Thursday, October 26, 2017

3. Notes on Machine Learning: Basics of Neural Networks

Neural Networks is an interesting branch in machine learning which attempts to mimic the functionality of neurons in human brain. A neural network consists of the input feature vector \(X\) to a node, the hypothesis function which is sometimes called the activation function running inside a node and finally the output of the function. Instead of having a single activation unit, we can have multiple layers of activation nodes. The input vector layer is considered as the first layer while there are multiple hidden layers (layer 2, layer 3, etc) before the output layer.

The \(\theta\) parameter set is not a single vector like in linear regression and logistic regression in this case. This time, in neural networks, we have a  \(\theta\) parameter set between every two layers. For example in the above figure, we have three layers, and therefore, we have two \(\theta\) sets. The arrows going from layer 1 to layer 2 represent the parameter set \(\theta^{(1)}\). The arrows going from layer 2 to layer 3 represent the parameter set \(\theta^{(2)}\). The upperscript number within the brackets represent the origin layer this parameter set belongs to. Furthermore, \(\theta^{(1)}\) is a matrix with 3x4 dimentions. There, every raw represents the set of arriows coming from the layer 1 features to a node in layer 2. For example, the element \(\theta^{(1)}_{10}\) represents the arrow to \(a_1^{(2)}\) from \(x_0\). The element \(\theta^{(1)}_{20}\) represents the arrow to \(a_2^{(2)}\) from \(x_0\).

$$\theta^{(1)} = \begin{bmatrix}\theta^{(1)}_{10} & \theta^{(1)}_{11} & \theta^{(1)}_{12} & \theta^{(1)}_{13}\\\theta^{(1)}_{20} & \theta^{(1)}_{21} & \theta^{(1)}_{22} & \theta^{(1)}_{23}\\\theta^{(1)}_{30} & \theta^{(1)}_{31} & \theta^{(1)}_{32} & \theta^{(1)}_{33}\end{bmatrix}$$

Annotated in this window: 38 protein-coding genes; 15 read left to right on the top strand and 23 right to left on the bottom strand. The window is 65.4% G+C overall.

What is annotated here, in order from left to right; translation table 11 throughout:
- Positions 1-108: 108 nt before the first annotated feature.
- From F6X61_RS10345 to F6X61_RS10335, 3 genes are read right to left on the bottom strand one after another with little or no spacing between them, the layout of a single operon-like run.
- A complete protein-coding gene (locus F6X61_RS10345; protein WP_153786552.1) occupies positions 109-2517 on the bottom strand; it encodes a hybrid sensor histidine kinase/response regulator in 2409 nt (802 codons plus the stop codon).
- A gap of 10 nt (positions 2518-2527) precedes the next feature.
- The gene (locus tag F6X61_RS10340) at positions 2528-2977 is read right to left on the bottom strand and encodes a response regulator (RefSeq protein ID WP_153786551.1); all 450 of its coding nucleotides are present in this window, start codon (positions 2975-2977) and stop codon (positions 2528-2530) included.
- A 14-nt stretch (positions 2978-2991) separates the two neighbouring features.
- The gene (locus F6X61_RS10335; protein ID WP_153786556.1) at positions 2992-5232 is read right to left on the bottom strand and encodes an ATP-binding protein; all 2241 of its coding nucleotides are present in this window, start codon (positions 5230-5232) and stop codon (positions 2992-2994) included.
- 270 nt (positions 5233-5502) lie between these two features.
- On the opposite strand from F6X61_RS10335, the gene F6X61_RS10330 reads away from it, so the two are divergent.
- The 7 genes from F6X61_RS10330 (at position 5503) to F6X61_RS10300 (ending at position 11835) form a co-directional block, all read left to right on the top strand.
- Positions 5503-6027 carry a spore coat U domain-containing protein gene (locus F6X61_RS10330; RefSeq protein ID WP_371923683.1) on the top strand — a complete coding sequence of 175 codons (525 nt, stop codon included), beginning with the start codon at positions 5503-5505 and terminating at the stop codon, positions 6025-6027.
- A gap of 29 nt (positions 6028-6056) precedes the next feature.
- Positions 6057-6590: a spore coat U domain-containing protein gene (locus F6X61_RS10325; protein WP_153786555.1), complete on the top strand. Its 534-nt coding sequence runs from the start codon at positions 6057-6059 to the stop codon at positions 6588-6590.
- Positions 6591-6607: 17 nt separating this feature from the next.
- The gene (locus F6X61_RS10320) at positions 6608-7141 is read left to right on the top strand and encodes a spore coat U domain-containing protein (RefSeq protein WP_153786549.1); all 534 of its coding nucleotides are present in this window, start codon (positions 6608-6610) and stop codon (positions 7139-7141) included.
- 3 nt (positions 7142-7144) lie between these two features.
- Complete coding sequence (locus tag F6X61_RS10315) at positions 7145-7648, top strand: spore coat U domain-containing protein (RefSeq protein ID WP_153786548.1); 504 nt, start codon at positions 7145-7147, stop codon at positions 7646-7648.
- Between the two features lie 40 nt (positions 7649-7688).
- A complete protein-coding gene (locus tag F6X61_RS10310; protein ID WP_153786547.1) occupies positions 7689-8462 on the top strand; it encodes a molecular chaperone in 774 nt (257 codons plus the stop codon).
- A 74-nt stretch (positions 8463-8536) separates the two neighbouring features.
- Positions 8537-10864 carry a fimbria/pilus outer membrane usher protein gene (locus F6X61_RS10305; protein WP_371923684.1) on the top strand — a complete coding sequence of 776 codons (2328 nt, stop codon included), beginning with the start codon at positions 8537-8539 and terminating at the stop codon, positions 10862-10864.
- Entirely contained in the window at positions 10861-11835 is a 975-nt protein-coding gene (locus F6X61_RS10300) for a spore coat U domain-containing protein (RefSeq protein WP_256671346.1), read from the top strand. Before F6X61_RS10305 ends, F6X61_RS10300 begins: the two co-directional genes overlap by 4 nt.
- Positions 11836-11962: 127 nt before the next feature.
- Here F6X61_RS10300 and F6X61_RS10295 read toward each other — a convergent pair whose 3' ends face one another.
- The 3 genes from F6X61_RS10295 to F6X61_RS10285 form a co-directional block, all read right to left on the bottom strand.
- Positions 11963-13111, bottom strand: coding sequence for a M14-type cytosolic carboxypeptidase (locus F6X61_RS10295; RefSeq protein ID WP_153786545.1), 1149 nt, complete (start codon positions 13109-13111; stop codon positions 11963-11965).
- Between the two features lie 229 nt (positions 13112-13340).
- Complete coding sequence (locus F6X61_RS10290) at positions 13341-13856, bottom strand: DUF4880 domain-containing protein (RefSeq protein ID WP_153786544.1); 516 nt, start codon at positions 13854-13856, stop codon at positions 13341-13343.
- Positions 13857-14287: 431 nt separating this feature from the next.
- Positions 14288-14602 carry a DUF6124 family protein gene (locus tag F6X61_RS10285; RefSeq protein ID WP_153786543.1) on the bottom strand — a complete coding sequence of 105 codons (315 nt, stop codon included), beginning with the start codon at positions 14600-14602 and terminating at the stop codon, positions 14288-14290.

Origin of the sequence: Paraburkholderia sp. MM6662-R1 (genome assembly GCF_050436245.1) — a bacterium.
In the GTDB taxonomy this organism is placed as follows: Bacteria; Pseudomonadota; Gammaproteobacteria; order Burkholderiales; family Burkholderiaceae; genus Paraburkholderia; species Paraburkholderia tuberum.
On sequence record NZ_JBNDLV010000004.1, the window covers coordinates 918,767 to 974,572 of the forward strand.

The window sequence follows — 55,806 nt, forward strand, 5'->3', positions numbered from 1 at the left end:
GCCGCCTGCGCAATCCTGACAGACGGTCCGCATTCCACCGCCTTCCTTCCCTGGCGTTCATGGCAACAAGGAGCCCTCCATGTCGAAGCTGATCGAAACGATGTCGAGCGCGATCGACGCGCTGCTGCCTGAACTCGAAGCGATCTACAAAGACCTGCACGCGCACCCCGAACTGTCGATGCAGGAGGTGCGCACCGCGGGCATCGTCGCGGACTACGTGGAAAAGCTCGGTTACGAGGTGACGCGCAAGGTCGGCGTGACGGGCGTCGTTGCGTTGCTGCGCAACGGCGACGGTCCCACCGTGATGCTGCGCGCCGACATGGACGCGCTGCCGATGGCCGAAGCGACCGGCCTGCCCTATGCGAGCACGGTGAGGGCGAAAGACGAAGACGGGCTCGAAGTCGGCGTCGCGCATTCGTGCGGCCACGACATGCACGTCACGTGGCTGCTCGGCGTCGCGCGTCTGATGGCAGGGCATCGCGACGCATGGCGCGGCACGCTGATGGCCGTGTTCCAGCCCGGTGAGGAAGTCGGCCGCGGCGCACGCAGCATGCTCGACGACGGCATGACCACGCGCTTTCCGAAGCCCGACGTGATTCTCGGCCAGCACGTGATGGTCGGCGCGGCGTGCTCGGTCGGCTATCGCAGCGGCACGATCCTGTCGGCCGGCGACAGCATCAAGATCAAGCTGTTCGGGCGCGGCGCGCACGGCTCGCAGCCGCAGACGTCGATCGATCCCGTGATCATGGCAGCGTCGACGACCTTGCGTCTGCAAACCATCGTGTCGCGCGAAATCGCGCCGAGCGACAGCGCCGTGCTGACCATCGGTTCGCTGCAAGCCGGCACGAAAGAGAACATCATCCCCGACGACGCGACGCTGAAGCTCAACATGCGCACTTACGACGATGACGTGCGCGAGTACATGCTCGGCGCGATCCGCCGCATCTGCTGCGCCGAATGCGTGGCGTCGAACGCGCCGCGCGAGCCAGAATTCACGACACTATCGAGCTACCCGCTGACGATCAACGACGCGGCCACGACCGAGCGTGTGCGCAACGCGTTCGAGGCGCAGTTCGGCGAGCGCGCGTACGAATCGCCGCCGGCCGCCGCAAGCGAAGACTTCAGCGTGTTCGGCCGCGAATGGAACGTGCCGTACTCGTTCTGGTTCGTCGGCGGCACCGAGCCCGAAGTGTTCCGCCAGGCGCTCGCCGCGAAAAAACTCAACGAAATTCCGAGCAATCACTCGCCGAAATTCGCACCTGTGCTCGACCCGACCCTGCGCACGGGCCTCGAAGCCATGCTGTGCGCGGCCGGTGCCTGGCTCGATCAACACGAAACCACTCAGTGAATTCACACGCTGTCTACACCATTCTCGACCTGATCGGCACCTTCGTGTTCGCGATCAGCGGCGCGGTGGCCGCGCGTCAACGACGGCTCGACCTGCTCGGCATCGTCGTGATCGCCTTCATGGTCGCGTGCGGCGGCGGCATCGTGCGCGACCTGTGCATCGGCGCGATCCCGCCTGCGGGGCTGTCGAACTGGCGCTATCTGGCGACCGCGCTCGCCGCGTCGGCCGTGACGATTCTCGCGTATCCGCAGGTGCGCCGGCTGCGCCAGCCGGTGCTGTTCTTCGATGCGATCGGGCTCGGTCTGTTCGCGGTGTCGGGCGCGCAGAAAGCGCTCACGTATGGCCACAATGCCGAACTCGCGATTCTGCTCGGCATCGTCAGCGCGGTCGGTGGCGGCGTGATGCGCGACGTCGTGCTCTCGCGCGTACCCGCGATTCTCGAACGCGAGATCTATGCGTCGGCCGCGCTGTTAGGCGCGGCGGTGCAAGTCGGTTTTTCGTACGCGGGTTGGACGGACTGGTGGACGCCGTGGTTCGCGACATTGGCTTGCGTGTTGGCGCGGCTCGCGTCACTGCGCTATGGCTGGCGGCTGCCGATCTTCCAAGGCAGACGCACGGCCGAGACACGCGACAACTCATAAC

Meanwhile \(\theta^{(2)}\) is a raw vetor (1x4) in this case. This is because there are 4 arrows coming from the layer 2 nodes to the layer 1 node.

$$\theta^{(2)} = \begin{bmatrix}\theta^{(2)}_{10} & \theta^{(2)}_{11} & \theta^{(2)}_{12} & \theta^{(2)}_{13}\end{bmatrix}$$

The hypothesis function in thse neural networks is a logistic function just like in the logistic regression.
 $$h_\theta (x) = \frac{1}{1 + e^{- \theta^T x}}$$
For a neural network like the one shown in the above figure, we can calculate the activation and get the final output inthe following way. There, \(a_1^{(2)}\) represent the activation node 1 in the layer 2 (hidden layer). Similarly \(a_2^{(2)}\) represent the activation node 2 in the layer 2 and so on.

$$a_1^{(2)} = g(\theta_{10}^{(1)} x_{0} + \theta_{11}^{(1)} x_{1} + \theta_{12}^{(1)} x_{2} + \theta_{13}^{(1)} x_{3})$$

$$a_2^{(2)} = g(\theta_{20}^{(1)} x_{0} + \theta_{21}^{(1)} x_{1} + \theta_{22}^{(1)} x_{2} + \theta_{23}^{(1)} x_{3})$$

$$a_3^{(2)} = g(\theta_{30}^{(1)} x_{0} + \theta_{31}^{(1)} x_{1} + \theta_{32}^{(1)} x_{2} + \theta_{33}^{(1)} x_{3})$$

$$h_\theta (x) = a_1^{(3)} = g(\theta_{10}^{(2)} a_{0}^{(2)} + \theta_{11}^{(2)} a_{1}^{(2)} + \theta_{12}^{(2)} a_{2}^{(2)} + \theta_{13}^{(2)} a_{3}^{(2)})$$
Since the hypothesis function is a logistic function, the final output we get is a value between 0 and 1. What we do to have a multiclass classifier is, having multiple nodes in the output layer. Then, we get a unique output value from each node in the output layer representing a specific class.


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